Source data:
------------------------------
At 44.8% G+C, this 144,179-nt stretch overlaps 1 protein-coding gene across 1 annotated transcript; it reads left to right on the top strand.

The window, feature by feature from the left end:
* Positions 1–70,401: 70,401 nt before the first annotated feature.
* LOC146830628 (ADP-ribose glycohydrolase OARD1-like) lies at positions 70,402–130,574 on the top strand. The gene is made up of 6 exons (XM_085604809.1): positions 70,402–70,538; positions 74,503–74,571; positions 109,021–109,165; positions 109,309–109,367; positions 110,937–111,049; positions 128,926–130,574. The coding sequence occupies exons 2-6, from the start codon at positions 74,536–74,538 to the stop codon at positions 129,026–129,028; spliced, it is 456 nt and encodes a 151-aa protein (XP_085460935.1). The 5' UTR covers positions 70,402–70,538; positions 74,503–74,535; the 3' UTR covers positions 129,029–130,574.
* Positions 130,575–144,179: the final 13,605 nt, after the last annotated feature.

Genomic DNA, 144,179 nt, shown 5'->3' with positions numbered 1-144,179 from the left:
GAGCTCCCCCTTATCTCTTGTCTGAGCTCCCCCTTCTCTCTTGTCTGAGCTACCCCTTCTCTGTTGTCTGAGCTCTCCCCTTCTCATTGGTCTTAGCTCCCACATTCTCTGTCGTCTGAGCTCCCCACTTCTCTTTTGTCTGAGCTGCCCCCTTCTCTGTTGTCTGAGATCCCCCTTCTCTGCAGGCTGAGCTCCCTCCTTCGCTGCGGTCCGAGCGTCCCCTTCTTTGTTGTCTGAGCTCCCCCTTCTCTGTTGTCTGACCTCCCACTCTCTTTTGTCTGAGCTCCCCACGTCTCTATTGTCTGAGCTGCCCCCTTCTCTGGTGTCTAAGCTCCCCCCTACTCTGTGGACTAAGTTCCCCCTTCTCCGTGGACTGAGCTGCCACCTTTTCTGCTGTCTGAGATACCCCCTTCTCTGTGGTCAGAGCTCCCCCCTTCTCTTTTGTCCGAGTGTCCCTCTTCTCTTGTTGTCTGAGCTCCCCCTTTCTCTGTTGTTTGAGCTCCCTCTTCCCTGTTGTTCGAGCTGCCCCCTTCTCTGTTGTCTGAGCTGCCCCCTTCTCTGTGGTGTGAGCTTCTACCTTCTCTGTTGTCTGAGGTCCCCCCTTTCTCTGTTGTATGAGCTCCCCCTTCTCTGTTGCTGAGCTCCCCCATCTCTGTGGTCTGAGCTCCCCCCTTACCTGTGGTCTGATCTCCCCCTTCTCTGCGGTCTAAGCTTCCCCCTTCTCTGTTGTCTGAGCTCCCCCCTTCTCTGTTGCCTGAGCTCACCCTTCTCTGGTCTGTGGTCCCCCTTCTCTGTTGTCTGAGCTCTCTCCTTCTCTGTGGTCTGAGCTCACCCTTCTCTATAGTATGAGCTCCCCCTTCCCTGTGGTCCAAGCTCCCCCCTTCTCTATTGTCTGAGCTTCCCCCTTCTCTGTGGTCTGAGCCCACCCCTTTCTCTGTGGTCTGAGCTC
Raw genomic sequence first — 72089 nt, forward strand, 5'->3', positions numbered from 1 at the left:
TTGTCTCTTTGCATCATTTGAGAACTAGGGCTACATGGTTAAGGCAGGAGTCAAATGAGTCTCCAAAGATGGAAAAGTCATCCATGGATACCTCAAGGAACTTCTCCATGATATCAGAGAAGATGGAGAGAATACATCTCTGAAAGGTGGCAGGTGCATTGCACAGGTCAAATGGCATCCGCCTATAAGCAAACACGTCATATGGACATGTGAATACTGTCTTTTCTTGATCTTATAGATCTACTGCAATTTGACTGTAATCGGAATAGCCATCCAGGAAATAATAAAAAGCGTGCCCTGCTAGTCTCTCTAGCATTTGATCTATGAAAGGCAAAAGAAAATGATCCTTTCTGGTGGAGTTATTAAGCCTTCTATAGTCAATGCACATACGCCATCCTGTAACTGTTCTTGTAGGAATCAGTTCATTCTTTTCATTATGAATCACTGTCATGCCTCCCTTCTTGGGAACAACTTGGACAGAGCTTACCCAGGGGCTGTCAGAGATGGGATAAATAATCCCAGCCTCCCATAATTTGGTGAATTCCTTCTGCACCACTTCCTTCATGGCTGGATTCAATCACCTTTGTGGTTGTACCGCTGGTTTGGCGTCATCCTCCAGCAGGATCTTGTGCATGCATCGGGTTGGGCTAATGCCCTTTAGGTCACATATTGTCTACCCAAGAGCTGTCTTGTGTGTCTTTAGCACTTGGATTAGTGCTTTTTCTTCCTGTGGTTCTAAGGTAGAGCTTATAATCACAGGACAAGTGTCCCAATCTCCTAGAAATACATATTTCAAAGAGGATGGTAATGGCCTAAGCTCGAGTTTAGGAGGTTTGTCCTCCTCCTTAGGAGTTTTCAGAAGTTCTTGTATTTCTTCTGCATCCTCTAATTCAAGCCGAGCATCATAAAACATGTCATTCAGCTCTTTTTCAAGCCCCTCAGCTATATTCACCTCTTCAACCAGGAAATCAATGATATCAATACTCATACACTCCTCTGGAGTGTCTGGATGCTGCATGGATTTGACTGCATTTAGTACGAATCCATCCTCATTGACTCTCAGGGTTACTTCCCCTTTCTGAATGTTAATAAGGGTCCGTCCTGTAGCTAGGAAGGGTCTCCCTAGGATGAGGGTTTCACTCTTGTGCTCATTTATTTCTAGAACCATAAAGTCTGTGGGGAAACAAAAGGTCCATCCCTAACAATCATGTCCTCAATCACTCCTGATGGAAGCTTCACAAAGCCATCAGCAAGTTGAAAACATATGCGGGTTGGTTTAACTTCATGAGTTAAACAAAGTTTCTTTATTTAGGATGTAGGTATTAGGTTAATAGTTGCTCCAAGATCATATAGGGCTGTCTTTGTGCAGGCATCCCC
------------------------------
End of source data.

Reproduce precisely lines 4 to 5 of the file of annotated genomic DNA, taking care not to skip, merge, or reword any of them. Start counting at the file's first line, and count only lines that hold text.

* LOC146830628 (ADP-ribose glycohydrolase OARD1-like) lies at positions 70,402–130,574 on the top strand. The gene is made up of 6 exons (XM_085604809.1): positions 70,402–70,538; positions 74,503–74,571; positions 109,021–109,165; positions 109,309–109,367; positions 110,937–111,049; positions 128,926–130,574. The coding sequence occupies exons 2-6, from the start codon at positions 74,536–74,538 to the stop codon at positions 129,026–129,028; spliced, it is 456 nt and encodes a 151-aa protein (XP_085460935.1). The 5' UTR covers positions 70,402–70,538; positions 74,503–74,535; the 3' UTR covers positions 129,029–130,574.
* Positions 130,575–144,179: the final 13,605 nt, after the last annotated feature.